"Some of the key concepts discerned in the study," comments Jim Collins, "fly in the face of our modern business culture and will, quite frankly, upset some people."

Perhaps, but who can afford to ignore these findings?

Author Notes

Jim Collins holds B.S. and M.B.A. degrees from Stanford University. A visiting professor of business administration at Stanford Graduate School of Business, he is a management consultant. He has written several articles for the Harvard Business Review, Inc., Fortune magazine, California Management Review and Stanford Magazine.

He is the co-author of Built to Last: Successful Habits of Visionary Companies; Managing the Small to Mid-Sized Firm: Readings, Cases and Instructor's Manual; Beyond Entrepreneurship; and Great by Choice. He has also worked with Hewlett Packard and McKinsey & Co.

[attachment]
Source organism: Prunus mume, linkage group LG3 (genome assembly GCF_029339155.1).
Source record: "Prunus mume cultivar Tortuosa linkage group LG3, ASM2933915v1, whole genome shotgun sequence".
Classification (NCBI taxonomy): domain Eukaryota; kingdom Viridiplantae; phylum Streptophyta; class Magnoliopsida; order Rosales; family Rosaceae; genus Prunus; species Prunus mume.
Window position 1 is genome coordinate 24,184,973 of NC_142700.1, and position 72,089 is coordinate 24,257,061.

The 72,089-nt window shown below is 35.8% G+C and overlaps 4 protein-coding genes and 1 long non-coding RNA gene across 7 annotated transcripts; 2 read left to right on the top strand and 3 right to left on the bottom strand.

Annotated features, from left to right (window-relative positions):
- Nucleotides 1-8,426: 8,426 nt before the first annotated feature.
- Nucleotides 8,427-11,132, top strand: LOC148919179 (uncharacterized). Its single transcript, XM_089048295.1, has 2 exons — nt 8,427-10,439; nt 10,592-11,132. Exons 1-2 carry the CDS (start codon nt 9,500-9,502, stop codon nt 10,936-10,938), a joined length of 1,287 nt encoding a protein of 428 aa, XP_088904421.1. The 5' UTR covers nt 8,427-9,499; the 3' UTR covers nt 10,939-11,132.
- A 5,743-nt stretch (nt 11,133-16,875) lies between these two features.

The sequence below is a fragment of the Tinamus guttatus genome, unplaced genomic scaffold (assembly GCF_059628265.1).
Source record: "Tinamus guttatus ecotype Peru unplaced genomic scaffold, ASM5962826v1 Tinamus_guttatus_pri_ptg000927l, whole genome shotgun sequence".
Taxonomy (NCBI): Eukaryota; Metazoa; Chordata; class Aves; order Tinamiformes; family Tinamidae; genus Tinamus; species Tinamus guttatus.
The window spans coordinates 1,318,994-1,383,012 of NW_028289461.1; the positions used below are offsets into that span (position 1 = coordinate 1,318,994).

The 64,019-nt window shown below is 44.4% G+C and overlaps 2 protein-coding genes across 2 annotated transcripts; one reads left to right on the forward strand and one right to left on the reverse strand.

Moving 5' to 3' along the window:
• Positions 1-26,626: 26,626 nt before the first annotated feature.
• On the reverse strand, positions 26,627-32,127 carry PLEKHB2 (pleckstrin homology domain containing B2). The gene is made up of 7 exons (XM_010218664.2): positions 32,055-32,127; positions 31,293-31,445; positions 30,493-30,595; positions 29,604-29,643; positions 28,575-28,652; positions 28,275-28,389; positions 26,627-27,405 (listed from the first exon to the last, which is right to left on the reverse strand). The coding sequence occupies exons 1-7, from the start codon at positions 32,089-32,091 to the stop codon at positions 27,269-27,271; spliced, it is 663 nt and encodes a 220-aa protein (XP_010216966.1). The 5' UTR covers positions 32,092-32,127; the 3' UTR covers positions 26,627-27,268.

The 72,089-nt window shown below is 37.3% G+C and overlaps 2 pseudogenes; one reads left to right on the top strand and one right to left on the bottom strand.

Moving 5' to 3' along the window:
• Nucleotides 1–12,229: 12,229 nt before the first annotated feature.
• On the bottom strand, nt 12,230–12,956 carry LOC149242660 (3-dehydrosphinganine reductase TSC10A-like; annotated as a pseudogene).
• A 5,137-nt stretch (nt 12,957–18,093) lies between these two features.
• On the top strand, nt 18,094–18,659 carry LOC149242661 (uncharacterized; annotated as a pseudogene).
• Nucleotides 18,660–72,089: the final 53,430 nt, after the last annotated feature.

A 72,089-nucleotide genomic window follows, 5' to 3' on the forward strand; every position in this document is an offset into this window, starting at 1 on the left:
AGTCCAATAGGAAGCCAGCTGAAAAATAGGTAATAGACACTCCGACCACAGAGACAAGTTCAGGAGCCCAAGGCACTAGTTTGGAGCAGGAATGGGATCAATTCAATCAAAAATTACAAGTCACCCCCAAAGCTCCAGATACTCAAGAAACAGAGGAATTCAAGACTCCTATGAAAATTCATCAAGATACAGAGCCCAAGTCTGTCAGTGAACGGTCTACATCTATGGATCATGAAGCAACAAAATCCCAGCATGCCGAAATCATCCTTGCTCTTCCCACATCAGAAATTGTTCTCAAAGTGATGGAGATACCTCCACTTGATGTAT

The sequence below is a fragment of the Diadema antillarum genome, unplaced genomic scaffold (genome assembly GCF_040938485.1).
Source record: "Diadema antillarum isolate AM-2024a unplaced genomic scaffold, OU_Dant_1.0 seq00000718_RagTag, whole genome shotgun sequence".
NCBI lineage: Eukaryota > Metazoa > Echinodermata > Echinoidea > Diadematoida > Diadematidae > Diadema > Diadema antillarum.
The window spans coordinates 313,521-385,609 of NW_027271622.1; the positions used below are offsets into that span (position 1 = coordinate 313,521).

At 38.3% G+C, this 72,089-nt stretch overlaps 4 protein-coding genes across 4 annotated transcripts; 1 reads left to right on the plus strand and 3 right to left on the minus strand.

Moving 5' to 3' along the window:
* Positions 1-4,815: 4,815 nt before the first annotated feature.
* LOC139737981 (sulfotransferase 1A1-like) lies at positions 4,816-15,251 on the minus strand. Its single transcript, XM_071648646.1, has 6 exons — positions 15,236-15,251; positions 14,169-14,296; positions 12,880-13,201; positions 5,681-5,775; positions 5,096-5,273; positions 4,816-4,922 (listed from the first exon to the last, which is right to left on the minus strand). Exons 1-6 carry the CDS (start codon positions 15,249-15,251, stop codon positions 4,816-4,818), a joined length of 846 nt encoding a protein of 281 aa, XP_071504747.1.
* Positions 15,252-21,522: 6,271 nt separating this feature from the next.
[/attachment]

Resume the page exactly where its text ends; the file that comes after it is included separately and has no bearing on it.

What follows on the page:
(Bowker Author Biography)

Reviews 4

Booklist Review

Collins is coauthor of Built to Last: Successful Habits of Visionary Companies (1994), the widely heralded book that was the result of a six-year research project conducted by Collins and Jerry Porras. They identified 18 companies that met their rigorous standard for long-term performance. They looked for companies that had outperformed the stock market by a factor of 15 starting from 1926. Then they went about the task of identifying what these companies had in common. Now Collins turns his attention to companies that have made the transition from "good to great." This time the findings are backed by five years of research and data analysis. Starting with every company that ever appeared in the Fortune 500, Collins identifies 11 companies that had 15-year cumulative stock returns at or below the general stock market when, after a transition point, they then demonstrated cumulative returns of at least three times the market over the next 15 years. Collins then looked for similarities among the companies. What he found would both surprise and fascinate anyone involved in management. --David Rouse